I had no idea that General MacArthur and the American military essentially controlled Japan after the war. The irony of the "democratic" victors ruling Japan with an authoritarian fist provides much of the tension between victor and vanquished. Also, because hardly any of the Americans spoke the language or knew anything of the culture, they relied heavily on the extant governmental structures and agencies. MacArthur and his men had no interesting in having Japanese experts on their staff. The Americans initiated and instituted laws without worrying or caring about the culture. Women's suffrage: done! There's a great story how one Japanese bureaucrat pushed through a progressive series of Labor Laws by convincing everyone that the Americans had demanded them.

I found the book most interesting when they described the human cost on individuals and families. For example, the Japanese government sets up brothels all over Japan for the US servicemen that arrived in the country. There were even different prostitutes for the white soldiers than there were for the black soldiers.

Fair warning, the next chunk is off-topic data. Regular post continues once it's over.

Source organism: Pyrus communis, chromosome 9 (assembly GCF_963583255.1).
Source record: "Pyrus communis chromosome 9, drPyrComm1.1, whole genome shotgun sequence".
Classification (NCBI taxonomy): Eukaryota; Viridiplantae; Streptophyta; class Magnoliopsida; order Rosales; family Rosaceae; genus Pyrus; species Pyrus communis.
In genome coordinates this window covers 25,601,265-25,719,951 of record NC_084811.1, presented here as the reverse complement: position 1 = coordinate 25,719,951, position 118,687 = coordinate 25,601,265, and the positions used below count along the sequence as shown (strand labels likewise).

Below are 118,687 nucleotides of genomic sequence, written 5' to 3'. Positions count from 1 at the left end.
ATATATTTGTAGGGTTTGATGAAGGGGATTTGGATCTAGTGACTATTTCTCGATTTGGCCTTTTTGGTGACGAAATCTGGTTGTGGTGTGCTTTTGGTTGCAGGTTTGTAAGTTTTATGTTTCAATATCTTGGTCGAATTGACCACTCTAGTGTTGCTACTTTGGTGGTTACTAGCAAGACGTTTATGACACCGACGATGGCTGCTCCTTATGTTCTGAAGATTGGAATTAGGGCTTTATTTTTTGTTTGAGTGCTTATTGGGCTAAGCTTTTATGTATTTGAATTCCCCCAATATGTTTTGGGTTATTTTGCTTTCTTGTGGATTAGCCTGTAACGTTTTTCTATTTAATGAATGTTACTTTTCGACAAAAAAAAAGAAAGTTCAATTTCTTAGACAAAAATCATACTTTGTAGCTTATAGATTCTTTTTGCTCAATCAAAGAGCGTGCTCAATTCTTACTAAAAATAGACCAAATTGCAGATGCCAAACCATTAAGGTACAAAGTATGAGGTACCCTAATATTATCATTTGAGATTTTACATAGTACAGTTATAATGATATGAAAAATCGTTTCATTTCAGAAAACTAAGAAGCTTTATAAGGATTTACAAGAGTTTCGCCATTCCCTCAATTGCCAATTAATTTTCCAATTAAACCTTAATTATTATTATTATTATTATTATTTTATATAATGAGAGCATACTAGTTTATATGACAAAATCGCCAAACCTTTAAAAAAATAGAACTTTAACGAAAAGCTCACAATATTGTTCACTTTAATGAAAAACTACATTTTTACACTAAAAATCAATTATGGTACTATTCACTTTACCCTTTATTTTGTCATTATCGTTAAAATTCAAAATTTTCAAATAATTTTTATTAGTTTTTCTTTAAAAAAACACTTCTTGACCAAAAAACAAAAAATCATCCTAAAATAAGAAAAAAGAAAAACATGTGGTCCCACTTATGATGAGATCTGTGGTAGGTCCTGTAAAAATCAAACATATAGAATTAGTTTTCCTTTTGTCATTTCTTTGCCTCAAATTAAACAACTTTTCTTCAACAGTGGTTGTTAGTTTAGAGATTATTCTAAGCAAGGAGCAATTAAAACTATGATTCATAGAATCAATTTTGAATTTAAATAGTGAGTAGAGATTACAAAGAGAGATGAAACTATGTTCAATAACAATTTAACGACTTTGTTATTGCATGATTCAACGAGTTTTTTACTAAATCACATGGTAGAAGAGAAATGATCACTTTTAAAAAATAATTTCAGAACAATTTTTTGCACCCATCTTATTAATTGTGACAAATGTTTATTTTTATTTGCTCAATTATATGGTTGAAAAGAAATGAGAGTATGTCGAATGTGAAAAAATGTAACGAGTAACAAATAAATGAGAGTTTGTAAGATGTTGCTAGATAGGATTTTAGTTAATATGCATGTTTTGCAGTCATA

This is an engaging work of history, but I lacked some of the background knowledge to have it all make sense. There were extensive discussions of military, government, society, etc...and sometimes I just felt a little lost. I read through that pretty quickly, slowing down at the more personal stories that he used as examples.